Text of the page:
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The 9 things this top economist has learnt about investing in the last 35 years

One of Australia's top economists shares nine lessons he's learnt about investing. (Photo: Getty, Supplied)

AMP Capital chief economist Shane Oliver has seen through Australia’s 1987 recession, the Asian crisis, the dot com bubble, the mining boom, the GFC, the Eurozone Crisis, the end of the Cold War, and now today’s US-China trade spat.

“But as someone once observed the more things change the more they stay the same,” the top economist wrote in a note.

“And this is particularly true in relation to investing.”

Here are the most important lessons Oliver has learnt in 35 years:

1. There is always a cycle

“Droll as it sounds, the one big thing I have seen over and over in the past 35 years is that investment markets constantly go through cyclical phases of good times and bad,” he said.

Some are short, just 3-5 years; others are longer, like the secular swings that go for over 10 or 20 years in the share market.

“Debate is endless about what drives cycles, but they continue. But all eventually contain the seeds of their own reversal,” he said.

There’s no such thing as new eras, paradigms or new normals, according to Oliver: all things must pass.

“What’s more share markets often lead economic cycles, so economic data is often of no use in timing turning points in shares.

2. The crowd gets it really wrong sometimes

Remember the huge spike in interest in cryptocurrency in 2017? Cycles in the market often get amplified by investor irrationality, Oliver pointed out, which is rooted in investor psychology and a range of behavioural biases investors fall victim to.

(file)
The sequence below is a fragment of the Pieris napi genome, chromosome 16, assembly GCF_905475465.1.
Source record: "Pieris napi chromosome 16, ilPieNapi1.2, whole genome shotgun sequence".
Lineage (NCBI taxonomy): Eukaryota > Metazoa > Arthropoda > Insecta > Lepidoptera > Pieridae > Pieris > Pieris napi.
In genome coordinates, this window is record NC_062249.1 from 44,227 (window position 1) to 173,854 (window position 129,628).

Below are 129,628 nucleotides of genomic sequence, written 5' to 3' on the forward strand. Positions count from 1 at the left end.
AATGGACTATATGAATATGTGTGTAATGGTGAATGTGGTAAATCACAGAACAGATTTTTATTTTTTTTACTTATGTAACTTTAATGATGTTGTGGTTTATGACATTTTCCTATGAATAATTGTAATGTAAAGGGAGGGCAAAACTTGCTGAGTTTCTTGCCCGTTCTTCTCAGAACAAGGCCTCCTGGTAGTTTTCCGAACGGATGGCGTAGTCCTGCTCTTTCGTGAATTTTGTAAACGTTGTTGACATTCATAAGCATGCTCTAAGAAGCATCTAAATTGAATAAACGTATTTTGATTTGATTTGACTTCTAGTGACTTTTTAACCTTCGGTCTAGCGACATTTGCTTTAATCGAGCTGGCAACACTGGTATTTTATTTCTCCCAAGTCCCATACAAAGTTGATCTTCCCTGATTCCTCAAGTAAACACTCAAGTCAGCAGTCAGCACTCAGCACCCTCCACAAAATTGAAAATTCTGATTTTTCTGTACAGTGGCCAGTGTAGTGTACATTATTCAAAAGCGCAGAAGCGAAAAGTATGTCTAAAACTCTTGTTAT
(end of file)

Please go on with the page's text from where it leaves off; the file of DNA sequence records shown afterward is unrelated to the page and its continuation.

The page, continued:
“These include the tendency to project the current state of the world into the future, the tendency to look for evidence that confirms your views, overconfidence and a lower tolerance for losses than gains.

“What the investor crowd is doing is often not good for you to do too.”

Investments or assets that are traded in a state of euphoria aren’t bound to last long.

“So, the point of maximum opportunity is when the crowd is pessimistic, and the point of maximum risk is when the crowd is euphoric.”

3. What you pay for an investment matters a lot

This one can be summed up straightforwardly: “the more you pay for an asset the

lower its potential return, and vice versa”.

Yesterday’s winners are often tomorrow’s losers because they become overvalued and overlooked, Oliver pointed out.

“While this seems obvious, the reality is that many find it easier to buy after shares have had a strong run because confidence is high and sell when they have had a big fall because confidence is low.”

4. Getting markets right is not easy

Things seem obvious in hindsight: that boom was sure to go bust, that investment was sure to take off. But no one has a crystal ball.